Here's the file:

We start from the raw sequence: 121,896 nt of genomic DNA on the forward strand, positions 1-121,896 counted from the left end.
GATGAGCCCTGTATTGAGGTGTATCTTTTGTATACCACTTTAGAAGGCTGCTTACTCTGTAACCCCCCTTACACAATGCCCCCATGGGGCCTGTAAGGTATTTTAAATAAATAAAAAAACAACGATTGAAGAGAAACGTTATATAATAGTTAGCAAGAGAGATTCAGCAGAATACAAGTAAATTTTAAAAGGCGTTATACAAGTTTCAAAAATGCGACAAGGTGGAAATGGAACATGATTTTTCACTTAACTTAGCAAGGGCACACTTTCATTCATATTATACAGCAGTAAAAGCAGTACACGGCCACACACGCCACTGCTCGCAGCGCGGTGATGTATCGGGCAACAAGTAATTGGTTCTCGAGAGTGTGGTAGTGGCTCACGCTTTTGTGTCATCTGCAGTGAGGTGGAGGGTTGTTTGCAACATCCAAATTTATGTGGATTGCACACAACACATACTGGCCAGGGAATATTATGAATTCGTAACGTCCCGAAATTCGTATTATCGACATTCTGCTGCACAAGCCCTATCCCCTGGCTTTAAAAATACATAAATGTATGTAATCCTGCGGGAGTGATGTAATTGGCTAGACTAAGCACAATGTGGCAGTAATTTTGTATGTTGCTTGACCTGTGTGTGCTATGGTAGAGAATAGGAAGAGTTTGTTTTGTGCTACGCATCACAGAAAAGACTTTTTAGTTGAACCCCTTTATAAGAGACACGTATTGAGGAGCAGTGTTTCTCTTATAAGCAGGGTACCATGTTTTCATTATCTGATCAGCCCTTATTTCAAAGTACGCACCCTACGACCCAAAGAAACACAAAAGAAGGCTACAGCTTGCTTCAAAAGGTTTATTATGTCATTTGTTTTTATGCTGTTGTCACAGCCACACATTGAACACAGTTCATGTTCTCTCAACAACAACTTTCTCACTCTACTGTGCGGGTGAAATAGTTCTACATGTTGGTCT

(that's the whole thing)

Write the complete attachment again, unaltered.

We start from the raw sequence: 121,896 nt of genomic DNA on the forward strand, positions 1-121,896 counted from the left end.
GATGAGCCCTGTATTGAGGTGTATCTTTTGTATACCACTTTAGAAGGCTGCTTACTCTGTAACCCCCCTTACACAATGCCCCCATGGGGCCTGTAAGGTATTTTAAATAAATAAAAAAACAACGATTGAAGAGAAACGTTATATAATAGTTAGCAAGAGAGATTCAGCAGAATACAAGTAAATTTTAAAAGGCGTTATACAAGTTTCAAAAATGCGACAAGGTGGAAATGGAACATGATTTTTCACTTAACTTAGCAAGGGCACACTTTCATTCATATTATACAGCAGTAAAAGCAGTACACGGCCACACACGCCACTGCTCGCAGCGCGGTGATGTATCGGGCAACAAGTAATTGGTTCTCGAGAGTGTGGTAGTGGCTCACGCTTTTGTGTCATCTGCAGTGAGGTGGAGGGTTGTTTGCAACATCCAAATTTATGTGGATTGCACACAACACATACTGGCCAGGGAATATTATGAATTCGTAACGTCCCGAAATTCGTATTATCGACATTCTGCTGCACAAGCCCTATCCCCTGGCTTTAAAAATACATAAATGTATGTAATCCTGCGGGAGTGATGTAATTGGCTAGACTAAGCACAATGTGGCAGTAATTTTGTATGTTGCTTGACCTGTGTGTGCTATGGTAGAGAATAGGAAGAGTTTGTTTTGTGCTACGCATCACAGAAAAGACTTTTTAGTTGAACCCCTTTATAAGAGACACGTATTGAGGAGCAGTGTTTCTCTTATAAGCAGGGTACCATGTTTTCATTATCTGATCAGCCCTTATTTCAAAGTACGCACCCTACGACCCAAAGAAACACAAAAGAAGGCTACAGCTTGCTTCAAAAGGTTTATTATGTCATTTGTTTTTATGCTGTTGTCACAGCCACACATTGAACACAGTTCATGTTCTCTCAACAACAACTTTCTCACTCTACTGTGCGGGTGAAATAGTTCTACATGTTGGTCT